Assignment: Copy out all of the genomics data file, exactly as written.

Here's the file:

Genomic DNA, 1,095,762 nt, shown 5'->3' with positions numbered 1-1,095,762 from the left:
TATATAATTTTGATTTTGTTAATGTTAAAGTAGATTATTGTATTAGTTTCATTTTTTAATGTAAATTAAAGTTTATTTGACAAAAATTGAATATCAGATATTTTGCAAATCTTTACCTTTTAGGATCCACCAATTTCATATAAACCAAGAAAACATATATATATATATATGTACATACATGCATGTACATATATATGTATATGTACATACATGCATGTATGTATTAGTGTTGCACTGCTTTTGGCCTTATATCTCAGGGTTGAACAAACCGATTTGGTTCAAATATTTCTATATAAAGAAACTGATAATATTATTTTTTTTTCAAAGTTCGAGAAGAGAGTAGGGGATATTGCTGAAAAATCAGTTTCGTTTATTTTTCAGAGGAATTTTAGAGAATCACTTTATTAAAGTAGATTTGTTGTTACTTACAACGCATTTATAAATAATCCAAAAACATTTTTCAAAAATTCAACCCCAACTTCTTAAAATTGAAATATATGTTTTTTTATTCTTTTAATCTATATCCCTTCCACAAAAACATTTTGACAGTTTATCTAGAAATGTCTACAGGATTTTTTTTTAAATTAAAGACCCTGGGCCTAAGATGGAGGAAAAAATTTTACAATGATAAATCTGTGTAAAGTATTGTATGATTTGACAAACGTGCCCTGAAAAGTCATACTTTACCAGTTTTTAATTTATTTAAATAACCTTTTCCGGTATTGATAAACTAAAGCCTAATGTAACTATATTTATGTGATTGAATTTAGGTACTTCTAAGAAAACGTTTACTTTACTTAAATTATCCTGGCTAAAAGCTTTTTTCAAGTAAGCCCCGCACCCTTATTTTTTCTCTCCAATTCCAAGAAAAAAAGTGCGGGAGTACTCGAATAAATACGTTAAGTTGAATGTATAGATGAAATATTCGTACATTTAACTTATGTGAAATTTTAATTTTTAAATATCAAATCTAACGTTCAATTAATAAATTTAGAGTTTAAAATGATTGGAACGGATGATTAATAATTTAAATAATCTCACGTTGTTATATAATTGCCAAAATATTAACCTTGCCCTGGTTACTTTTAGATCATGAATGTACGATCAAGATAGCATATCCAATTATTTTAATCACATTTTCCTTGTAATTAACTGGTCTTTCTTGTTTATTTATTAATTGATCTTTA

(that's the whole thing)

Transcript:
Genomic DNA, 1,095,762 nt, shown 5'->3' with positions numbered 1-1,095,762 from the left:
TATATAATTTTGATTTTGTTAATGTTAAAGTAGATTATTGTATTAGTTTCATTTTTTAATGTAAATTAAAGTTTATTTGACAAAAATTGAATATCAGATATTTTGCAAATCTTTACCTTTTAGGATCCACCAATTTCATATAAACCAAGAAAACATATATATATATATATGTACATACATGCATGTACATATATATGTATATGTACATACATGCATGTATGTATTAGTGTTGCACTGCTTTTGGCCTTATATCTCAGGGTTGAACAAACCGATTTGGTTCAAATATTTCTATATAAAGAAACTGATAATATTATTTTTTTTTCAAAGTTCGAGAAGAGAGTAGGGGATATTGCTGAAAAATCAGTTTCGTTTATTTTTCAGAGGAATTTTAGAGAATCACTTTATTAAAGTAGATTTGTTGTTACTTACAACGCATTTATAAATAATCCAAAAACATTTTTCAAAAATTCAACCCCAACTTCTTAAAATTGAAATATATGTTTTTTTATTCTTTTAATCTATATCCCTTCCACAAAAACATTTTGACAGTTTATCTAGAAATGTCTACAGGATTTTTTTTTAAATTAAAGACCCTGGGCCTAAGATGGAGGAAAAAATTTTACAATGATAAATCTGTGTAAAGTATTGTATGATTTGACAAACGTGCCCTGAAAAGTCATACTTTACCAGTTTTTAATTTATTTAAATAACCTTTTCCGGTATTGATAAACTAAAGCCTAATGTAACTATATTTATGTGATTGAATTTAGGTACTTCTAAGAAAACGTTTACTTTACTTAAATTATCCTGGCTAAAAGCTTTTTTCAAGTAAGCCCCGCACCCTTATTTTTTCTCTCCAATTCCAAGAAAAAAAGTGCGGGAGTACTCGAATAAATACGTTAAGTTGAATGTATAGATGAAATATTCGTACATTTAACTTATGTGAAATTTTAATTTTTAAATATCAAATCTAACGTTCAATTAATAAATTTAGAGTTTAAAATGATTGGAACGGATGATTAATAATTTAAATAATCTCACGTTGTTATATAATTGCCAAAATATTAACCTTGCCCTGGTTACTTTTAGATCATGAATGTACGATCAAGATAGCATATCCAATTATTTTAATCACATTTTCCTTGTAATTAACTGGTCTTTCTTGTTTATTTATTAATTGATCTTTA